The same nine characters used in previous studies of honeybees in Africa were measured (Crewe et al., 1994; Radloff, 1996; Hepburn and Radloff, 1998). Their Ruttner (1988) numbers are given in parentheses as follows: length of cover hair on tergite 5 (1), width of wax plate on sternite 3 (11), transverse length of wax plate on sternite 3 (13), pigmentation of scutellum (35), pigmentation of scutellar plate (36), pigmentation of tergite 2 (32), wing angle B4 (22), wing angle N23 (30) and wing angle O26 (31).

Multivariate statistical analysis of the colony mean data included factor analysis and linear discriminant analysis. The latter procedure may provide an overly optimistic estimate of the probability of correct classification. A jackknife procedure was therefore carried out that classified each colony into a group with the highest a posteriori probability, according to the discrimination functions computed from all the data except the colony being classified (Lachenbruch and Mickey, 1968). Wilk's lambda test was used to compare multivariate population means between groups. The distribution of the statistic was approximated by the F distribution (Mardia et al., 1979). Levene's F-statistic for testing the equality of the variances between groups was also used in the analysis. For the morphometric analyses, colony means, standard deviations and covariances of the morphometric characters were analysed.

 

RESULTS

Mesolevel analysis

In a factor analysis of the morphometric characters of worker honeybees from 825 colonies with a mean sampling distance resolution of 210 km, three factors with eigenvalues greater than one were isolated: factor 1, pigmentation of the scutellum (35) and abdominal tergite 2 (32); factor 2, width and length of wax plate on sternite 3 (11) and (13), factor 3, angles of wing venation N23 (30) and O26 (31). These factors accounted for 58.8% of the variance in the data. The factor loadings for each character had absolute values greater than 0.65. The graph of the factor scores from factors 1 and 2 showed one main morphocluster with colonies from Ethiopia scattered to the left of the main cluster (Figure 2). This result confirms that the honeybees of Ethiopia have darker pigmentation than those from the A. m. scutellata subspecies (Radloff and Hepburn, 1997).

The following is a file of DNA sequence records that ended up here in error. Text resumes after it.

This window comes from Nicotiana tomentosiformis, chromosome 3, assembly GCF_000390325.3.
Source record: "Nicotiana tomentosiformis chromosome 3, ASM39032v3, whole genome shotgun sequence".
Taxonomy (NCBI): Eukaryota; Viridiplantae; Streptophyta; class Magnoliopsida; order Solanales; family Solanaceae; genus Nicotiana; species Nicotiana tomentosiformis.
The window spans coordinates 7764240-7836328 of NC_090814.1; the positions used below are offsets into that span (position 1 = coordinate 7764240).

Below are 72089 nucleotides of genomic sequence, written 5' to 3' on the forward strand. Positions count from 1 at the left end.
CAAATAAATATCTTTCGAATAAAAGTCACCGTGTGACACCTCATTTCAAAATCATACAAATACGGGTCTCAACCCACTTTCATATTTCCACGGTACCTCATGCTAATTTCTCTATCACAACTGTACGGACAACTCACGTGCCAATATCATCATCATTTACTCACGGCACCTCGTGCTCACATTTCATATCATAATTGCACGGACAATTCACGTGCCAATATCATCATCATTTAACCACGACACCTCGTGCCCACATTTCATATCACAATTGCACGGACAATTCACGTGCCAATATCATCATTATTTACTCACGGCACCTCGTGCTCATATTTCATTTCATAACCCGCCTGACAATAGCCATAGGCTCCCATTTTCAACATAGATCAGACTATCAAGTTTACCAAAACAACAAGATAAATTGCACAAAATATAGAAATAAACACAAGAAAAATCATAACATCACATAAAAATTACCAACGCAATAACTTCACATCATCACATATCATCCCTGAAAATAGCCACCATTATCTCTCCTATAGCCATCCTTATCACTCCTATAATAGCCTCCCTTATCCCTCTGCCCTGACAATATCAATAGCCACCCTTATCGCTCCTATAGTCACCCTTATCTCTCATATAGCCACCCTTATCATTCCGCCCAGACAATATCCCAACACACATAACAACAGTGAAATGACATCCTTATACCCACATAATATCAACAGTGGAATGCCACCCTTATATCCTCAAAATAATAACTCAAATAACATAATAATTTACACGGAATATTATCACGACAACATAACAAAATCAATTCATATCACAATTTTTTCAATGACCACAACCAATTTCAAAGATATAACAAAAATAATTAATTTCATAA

A stepwise discriminant analysis using the colony means of the morphometric characters confirmed the separation of the colonies from Ethiopia from the main cluster. The linear discriminant functions obtained using the most discriminatory characters classified 90.2% (four misclassified) of the colonies from Ethiopia correctly with a posteriori probabilities 0.69 £ P £ 0.98 for six colonies and P = 1.0 for the remaining colonies and 96.2% (27 misclassified) of the colonies correctly from the rest of the data set. A jackknife procedure gave the same classification results except that one more colony from the main group was misclassified into the group from Ethiopia. A significant difference was found between the means of the two groups (L = 0.52 with 7,1,752 d.f., F = 93.97 with 7,746 d.f., P < 0.0001). The variances of the factor 1 scores and factor 2 scores were used to test for the homogeneity of the colony variance at each locality. A significant difference was found between the intercolonial variances over all the localities (Levene's test, F = 2.54 with 184,551 d.f., P < 0.0001). Those localities with significantly higher variances are indicated in Table I.